Weird Florida Facts

Bet you didn't know about these weird and interesting Florida facts

Landscape view of a jungle with a river in a natural environment
Pola Damonte via Getty Images / Getty Images

Florida is often in the news for stupid criminals and strange happenings, but there's plenty of unique facts that are unique to The Sunshine State. Here's a look at some of our favorites.

Tamiami Trail Marker
Dennis MacDonald, Photographer's Choice RF/Getty Images
  • The names of some of the approach procedures that all aircraft follow into their arrival at Orlando International Airport are named CWRLD ONE, COSTR ONE, PIGLT ONE, MINEE TWO and GOOFY FIVE. Any pilot that flies into there can confirm this.
  • Gatorade was named for the University of Florida Gators where it was first developed.
  • Flamingos get their pink color from the shrimp they eat. The more shrimp they eat the deeper pink they become.
  • There are 13,983,816 ways to combine six of those bouncing Florida lottery balls.
  • More than 100 episodes of Sea Hunt starring Lloyd Bridges were filmed at Silver Springs between 1958 and 1961.
  • Do you think that mermaids are a myth? If so, you're wrong. They really do exist! See them perform in a unique underwater theater at Weeki Wachee Springs State Park.
  • A crypt in Key West is inscribed "I told you I was sick."
  • The Tamiami Trail is named for the two cities situated at each end of the highway — Tampa and Miami.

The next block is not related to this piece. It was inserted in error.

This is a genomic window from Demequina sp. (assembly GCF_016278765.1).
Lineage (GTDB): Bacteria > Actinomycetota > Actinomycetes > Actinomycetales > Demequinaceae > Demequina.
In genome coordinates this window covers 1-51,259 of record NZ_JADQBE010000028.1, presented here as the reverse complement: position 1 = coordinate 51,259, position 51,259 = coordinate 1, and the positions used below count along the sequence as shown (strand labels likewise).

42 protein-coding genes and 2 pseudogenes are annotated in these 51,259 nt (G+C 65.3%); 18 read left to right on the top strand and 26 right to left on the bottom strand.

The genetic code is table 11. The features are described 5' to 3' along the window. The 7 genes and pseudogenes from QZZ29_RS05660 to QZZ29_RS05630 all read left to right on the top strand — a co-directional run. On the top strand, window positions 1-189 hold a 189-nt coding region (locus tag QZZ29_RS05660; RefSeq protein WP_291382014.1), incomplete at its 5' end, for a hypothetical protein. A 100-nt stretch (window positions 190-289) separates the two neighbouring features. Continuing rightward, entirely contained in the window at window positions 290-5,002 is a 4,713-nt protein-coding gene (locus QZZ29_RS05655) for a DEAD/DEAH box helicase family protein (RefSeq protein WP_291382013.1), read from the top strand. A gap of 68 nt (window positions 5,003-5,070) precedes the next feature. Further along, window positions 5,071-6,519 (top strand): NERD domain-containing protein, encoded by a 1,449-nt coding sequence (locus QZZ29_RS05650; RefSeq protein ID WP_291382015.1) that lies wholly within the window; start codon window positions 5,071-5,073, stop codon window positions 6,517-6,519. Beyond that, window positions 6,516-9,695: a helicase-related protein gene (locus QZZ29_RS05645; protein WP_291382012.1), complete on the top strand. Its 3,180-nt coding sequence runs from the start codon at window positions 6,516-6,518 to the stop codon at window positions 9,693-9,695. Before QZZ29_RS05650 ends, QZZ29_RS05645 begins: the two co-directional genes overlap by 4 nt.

• The Everglades National Park encompasses 2,100 square miles and contains the largest mangrove forest and the slowest moving river in the world.
  • Florida is not the southernmost state in the United States. Hawaii is farther south. Key West is the southernmost point in the "continental" United States.
  • Florida is the only state that has two rivers with the same name. There is a Withlacoochee in north central Florida (Madison County) and a Withlacoochee in central Florida. They have nothing in common except the name.
  • The actress, Delta Burke, represented Orlando and became Miss Florida in 1974.
  • Dick Pope, the founder of Cypress Gardens, is known as the "Father of Florida Tourism".
  • Stephen Foster, who wrote "Old Folks at Home," Florida's state song, never even saw the Suwannee River, nor did he ever step foot in Florida. You can learn more history about Stephen Foster in the museum that bears his name at Stephen Foster Folk Culture Center State Park.
  • An average annual commercial harvest of Apalachicola Bay oysters produces enough meat to cover a football field three deep. That makes Apalachicola the perfect location for the Florida Seafood Festival held each November.
  • Tampa's Bayshore Boulevard is touted as the world's longest continuous sidewalk. It is a popular waterfront gathering place for joggers and in-line skate enthusiasts.
  • Once a year, thousands of Floridians stand at the state line and toss dead fish into Alabama. It's the annual Mullet Toss hosted by Flora-Bama Beach Bar in Pensacola. It's just "a silly excuse for a huge beach party."
  • The Seven Mile Bridge, part of the Overseas Highway, that crosses between Marathon and the Lower Keys, was built in 1982 – in pieces – then shipped to the Keys to be assembled.
  • There is a bed & breakfast, WildLife on Easy Street, on the outskirts of Tampa that allows you to cuddle with an endangered cat of your choice for just a $100 donation to the refuge. You can choose baby bobcats, cougars, and leopards.
  • Area code 321 has been in service since November 1, 1999, in Brevard County, Florida. The code refers to the countdown sequence 3-2-1 at Kennedy Space Center that launched many spacecraft and is a nod to Brevard County's important role in space travel.
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